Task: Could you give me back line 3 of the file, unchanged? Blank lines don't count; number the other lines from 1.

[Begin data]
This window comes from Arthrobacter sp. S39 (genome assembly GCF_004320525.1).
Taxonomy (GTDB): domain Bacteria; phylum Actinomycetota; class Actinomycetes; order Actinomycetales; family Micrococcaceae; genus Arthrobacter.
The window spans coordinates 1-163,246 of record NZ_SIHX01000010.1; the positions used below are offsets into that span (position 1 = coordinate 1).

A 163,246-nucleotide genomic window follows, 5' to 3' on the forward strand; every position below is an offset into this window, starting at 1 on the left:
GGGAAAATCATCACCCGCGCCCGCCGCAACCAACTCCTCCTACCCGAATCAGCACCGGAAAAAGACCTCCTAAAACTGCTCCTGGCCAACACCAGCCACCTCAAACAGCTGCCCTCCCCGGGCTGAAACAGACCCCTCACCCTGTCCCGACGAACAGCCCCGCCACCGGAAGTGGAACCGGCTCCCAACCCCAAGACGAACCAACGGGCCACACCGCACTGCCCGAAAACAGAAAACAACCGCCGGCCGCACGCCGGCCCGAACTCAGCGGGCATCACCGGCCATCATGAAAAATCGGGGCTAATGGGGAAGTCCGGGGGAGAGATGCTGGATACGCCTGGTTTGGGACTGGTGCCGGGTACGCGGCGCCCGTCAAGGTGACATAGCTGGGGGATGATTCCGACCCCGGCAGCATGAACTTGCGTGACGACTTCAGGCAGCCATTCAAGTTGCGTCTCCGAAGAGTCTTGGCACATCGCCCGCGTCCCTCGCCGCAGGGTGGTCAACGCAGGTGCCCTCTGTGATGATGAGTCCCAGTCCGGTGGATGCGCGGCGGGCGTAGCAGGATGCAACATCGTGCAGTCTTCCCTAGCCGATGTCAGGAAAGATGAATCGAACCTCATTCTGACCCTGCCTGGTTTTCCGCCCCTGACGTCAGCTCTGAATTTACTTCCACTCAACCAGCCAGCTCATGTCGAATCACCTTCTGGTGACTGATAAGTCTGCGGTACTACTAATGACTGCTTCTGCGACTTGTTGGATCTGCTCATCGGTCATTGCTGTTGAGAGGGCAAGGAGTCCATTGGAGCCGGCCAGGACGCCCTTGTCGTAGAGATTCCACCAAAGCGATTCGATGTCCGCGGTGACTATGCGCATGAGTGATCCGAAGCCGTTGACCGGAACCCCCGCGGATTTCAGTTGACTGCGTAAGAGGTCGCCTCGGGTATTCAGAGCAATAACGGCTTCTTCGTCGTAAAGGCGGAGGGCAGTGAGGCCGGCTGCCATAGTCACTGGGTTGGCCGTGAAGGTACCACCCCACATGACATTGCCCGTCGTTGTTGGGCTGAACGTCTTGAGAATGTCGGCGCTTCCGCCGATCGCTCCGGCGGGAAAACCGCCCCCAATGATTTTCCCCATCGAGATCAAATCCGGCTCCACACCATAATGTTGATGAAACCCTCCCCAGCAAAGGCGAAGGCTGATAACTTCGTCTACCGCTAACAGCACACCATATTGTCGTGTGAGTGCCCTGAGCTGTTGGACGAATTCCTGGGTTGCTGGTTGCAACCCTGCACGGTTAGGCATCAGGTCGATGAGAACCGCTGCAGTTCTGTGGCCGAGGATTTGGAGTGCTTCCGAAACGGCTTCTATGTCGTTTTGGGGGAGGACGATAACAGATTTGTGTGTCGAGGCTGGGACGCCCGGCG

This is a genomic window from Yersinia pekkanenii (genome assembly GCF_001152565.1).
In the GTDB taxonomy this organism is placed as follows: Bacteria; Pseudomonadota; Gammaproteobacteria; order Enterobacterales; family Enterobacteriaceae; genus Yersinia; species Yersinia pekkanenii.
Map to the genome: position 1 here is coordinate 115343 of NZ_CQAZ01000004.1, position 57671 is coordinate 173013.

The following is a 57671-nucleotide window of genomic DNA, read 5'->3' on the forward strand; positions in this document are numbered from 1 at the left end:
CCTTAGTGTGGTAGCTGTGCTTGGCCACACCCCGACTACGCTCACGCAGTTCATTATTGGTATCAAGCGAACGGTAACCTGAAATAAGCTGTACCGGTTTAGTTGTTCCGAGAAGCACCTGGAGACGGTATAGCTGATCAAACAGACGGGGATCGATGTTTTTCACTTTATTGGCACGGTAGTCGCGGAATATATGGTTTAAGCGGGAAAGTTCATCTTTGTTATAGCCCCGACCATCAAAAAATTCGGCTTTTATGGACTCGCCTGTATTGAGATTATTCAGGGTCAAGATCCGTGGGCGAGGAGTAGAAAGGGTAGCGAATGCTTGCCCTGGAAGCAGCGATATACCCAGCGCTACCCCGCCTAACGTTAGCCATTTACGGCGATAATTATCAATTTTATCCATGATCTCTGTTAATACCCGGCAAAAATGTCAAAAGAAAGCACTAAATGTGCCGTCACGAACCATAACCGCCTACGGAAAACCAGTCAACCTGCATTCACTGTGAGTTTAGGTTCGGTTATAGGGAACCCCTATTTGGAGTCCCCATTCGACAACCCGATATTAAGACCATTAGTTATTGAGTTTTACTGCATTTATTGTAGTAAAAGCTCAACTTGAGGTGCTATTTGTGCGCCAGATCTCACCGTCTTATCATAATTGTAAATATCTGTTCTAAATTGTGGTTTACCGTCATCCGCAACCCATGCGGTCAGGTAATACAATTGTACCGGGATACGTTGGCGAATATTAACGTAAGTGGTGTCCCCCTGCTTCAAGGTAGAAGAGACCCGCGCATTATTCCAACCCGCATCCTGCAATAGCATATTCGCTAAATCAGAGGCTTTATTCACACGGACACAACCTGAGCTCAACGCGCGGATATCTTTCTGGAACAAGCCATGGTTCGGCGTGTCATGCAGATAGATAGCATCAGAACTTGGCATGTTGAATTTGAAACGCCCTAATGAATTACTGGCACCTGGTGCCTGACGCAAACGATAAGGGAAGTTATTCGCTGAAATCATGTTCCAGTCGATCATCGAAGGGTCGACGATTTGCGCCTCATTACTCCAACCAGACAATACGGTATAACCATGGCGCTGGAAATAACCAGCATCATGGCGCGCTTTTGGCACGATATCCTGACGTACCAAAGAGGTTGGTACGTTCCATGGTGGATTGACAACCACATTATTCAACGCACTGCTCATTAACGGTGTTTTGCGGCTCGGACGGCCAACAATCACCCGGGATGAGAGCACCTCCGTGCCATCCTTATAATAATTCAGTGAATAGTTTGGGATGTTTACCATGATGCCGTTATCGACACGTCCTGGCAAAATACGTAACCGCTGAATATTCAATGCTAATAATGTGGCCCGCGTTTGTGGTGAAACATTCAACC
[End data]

The window spans coordinates 1-163,246 of record NZ_SIHX01000010.1; the positions used below are offsets into that span (position 1 = coordinate 1).